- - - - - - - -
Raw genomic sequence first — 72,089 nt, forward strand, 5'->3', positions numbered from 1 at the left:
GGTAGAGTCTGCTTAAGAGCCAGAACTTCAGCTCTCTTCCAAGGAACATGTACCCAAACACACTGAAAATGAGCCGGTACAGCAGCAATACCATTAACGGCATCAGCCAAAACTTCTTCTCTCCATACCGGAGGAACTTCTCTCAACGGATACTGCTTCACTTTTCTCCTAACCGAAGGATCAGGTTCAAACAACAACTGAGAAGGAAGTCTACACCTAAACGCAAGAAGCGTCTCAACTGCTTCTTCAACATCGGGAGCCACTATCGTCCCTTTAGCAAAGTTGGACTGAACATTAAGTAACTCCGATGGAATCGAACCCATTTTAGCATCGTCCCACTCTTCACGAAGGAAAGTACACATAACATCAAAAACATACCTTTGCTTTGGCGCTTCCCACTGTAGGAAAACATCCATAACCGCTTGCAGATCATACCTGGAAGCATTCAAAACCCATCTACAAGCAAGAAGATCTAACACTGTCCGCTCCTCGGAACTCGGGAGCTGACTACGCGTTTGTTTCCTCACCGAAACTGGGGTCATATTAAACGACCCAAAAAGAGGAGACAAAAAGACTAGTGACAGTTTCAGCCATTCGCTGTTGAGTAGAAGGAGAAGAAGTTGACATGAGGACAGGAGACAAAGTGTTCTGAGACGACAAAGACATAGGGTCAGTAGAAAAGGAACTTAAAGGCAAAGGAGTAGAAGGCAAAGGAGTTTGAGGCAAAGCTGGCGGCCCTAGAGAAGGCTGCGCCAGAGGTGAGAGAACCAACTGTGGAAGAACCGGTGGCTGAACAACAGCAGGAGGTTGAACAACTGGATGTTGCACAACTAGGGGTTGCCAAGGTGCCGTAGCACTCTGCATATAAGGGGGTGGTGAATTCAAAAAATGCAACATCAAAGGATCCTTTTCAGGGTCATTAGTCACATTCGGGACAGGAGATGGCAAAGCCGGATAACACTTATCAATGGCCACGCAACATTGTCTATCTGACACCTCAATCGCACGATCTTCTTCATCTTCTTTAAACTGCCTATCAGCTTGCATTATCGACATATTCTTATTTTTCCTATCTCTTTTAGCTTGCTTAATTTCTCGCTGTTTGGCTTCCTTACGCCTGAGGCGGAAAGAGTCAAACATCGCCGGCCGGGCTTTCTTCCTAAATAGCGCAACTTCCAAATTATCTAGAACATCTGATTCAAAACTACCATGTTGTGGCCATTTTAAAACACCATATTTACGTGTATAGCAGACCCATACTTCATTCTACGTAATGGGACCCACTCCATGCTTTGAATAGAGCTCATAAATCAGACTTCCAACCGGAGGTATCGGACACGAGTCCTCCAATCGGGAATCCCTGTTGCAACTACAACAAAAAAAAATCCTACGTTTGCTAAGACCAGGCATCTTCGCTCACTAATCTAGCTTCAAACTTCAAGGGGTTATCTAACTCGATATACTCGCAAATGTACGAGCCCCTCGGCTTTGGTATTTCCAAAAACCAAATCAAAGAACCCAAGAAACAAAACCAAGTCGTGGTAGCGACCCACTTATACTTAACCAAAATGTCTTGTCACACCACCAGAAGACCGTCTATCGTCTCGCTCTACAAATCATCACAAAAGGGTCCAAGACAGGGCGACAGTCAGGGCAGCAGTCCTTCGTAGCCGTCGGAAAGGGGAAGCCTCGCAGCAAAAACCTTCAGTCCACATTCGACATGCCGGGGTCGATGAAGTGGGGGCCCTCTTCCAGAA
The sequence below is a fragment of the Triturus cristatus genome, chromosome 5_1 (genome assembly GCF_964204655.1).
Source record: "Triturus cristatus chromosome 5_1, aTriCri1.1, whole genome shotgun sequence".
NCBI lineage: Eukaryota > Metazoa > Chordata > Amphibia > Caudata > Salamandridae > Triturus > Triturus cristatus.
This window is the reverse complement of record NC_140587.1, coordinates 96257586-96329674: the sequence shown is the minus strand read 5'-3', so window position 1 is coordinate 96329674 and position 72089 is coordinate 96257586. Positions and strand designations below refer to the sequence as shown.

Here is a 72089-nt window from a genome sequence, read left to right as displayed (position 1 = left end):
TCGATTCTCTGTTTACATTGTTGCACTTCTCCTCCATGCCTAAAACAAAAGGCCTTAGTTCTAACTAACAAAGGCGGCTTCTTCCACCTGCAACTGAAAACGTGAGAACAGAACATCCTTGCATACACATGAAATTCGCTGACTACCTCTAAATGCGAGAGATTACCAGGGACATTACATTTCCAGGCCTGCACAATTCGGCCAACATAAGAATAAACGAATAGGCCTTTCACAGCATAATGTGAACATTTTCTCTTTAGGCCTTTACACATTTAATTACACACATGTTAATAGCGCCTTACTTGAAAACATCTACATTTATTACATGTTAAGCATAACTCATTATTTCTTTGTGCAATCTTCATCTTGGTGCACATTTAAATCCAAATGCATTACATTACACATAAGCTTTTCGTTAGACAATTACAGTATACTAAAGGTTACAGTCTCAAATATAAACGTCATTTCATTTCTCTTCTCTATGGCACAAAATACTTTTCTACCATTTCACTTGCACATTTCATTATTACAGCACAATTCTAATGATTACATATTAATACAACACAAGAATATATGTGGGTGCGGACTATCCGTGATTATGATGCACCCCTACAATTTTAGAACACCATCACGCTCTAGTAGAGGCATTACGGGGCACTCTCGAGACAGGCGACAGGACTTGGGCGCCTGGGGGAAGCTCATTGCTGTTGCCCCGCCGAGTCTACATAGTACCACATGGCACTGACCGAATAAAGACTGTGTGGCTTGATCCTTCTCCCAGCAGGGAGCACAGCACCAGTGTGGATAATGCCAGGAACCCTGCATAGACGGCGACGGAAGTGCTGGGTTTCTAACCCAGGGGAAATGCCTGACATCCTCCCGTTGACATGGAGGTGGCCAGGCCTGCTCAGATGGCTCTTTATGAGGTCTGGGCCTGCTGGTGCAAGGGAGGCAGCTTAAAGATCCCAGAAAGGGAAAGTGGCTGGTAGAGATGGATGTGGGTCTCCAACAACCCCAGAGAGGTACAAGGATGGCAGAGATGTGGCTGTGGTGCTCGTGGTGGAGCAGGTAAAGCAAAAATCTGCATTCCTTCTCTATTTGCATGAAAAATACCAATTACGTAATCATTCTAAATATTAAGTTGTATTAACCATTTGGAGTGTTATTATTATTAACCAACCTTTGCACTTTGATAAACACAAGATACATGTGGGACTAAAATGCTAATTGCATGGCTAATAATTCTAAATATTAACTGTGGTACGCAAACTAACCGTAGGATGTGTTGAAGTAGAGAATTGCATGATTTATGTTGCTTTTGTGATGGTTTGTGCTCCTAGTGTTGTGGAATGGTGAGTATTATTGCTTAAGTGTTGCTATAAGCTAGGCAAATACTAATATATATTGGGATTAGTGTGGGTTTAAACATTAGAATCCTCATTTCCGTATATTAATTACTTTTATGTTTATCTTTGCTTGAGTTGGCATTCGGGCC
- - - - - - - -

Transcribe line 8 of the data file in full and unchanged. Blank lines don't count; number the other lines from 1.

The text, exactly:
TCGATTCTCTGTTTACATTGTTGCACTTCTCCTCCATGCCTAAAACAAAAGGCCTTAGTTCTAACTAACAAAGGCGGCTTCTTCCACCTGCAACTGAAAACGTGAGAACAGAACATCCTTGCATACACATGAAATTCGCTGACTACCTCTAAATGCGAGAGATTACCAGGGACATTACATTTCCAGGCCTGCACAATTCGGCCAACATAAGAATAAACGAATAGGCCTTTCACAGCATAATGTGAACATTTTCTCTTTAGGCCTTTACACATTTAATTACACACATGTTAATAGCGCCTTACTTGAAAACATCTACATTTATTACATGTTAAGCATAACTCATTATTTCTTTGTGCAATCTTCATCTTGGTGCACATTTAAATCCAAATGCATTACATTACACATAAGCTTTTCGTTAGACAATTACAGTATACTAAAGGTTACAGTCTCAAATATAAACGTCATTTCATTTCTCTTCTCTATGGCACAAAATACTTTTCTACCATTTCACTTGCACATTTCATTATTACAGCACAATTCTAATGATTACATATTAATACAACACAAGAATATATGTGGGTGCGGACTATCCGTGATTATGATGCACCCCTACAATTTTAGAACACCATCACGCTCTAGTAGAGGCATTACGGGGCACTCTCGAGACAGGCGACAGGACTTGGGCGCCTGGGGGAAGCTCATTGCTGTTGCCCCGCCGAGTCTACATAGTACCACATGGCACTGACCGAATAAAGACTGTGTGGCTTGATCCTTCTCCCAGCAGGGAGCACAGCACCAGTGTGGATAATGCCAGGAACCCTGCATAGACGGCGACGGAAGTGCTGGGTTTCTAACCCAGGGGAAATGCCTGACATCCTCCCGTTGACATGGAGGTGGCCAGGCCTGCTCAGATGGCTCTTTATGAGGTCTGGGCCTGCTGGTGCAAGGGAGGCAGCTTAAAGATCCCAGAAAGGGAAAGTGGCTGGTAGAGATGGATGTGGGTCTCCAACAACCCCAGAGAGGTACAAGGATGGCAGAGATGTGGCTGTGGTGCTCGTGGTGGAGCAGGTAAAGCAAAAATCTGCATTCCTTCTCTATTTGCATGAAAAATACCAATTACGTAATCATTCTAAATATTAAGTTGTATTAACCATTTGGAGTGTTATTATTATTAACCAACCTTTGCACTTTGATAAACACAAGATACATGTGGGACTAAAATGCTAATTGCATGGCTAATAATTCTAAATATTAACTGTGGTACGCAAACTAACCGTAGGATGTGTTGAAGTAGAGAATTGCATGATTTATGTTGCTTTTGTGATGGTTTGTGCTCCTAGTGTTGTGGAATGGTGAGTATTATTGCTTAAGTGTTGCTATAAGCTAGGCAAATACTAATATATATTGGGATTAGTGTGGGTTTAAACATTAGAATCCTCATTTCCGTATATTAATTACTTTTATGTTTATCTTTGCTTGAGTTGGCATTCGGGCC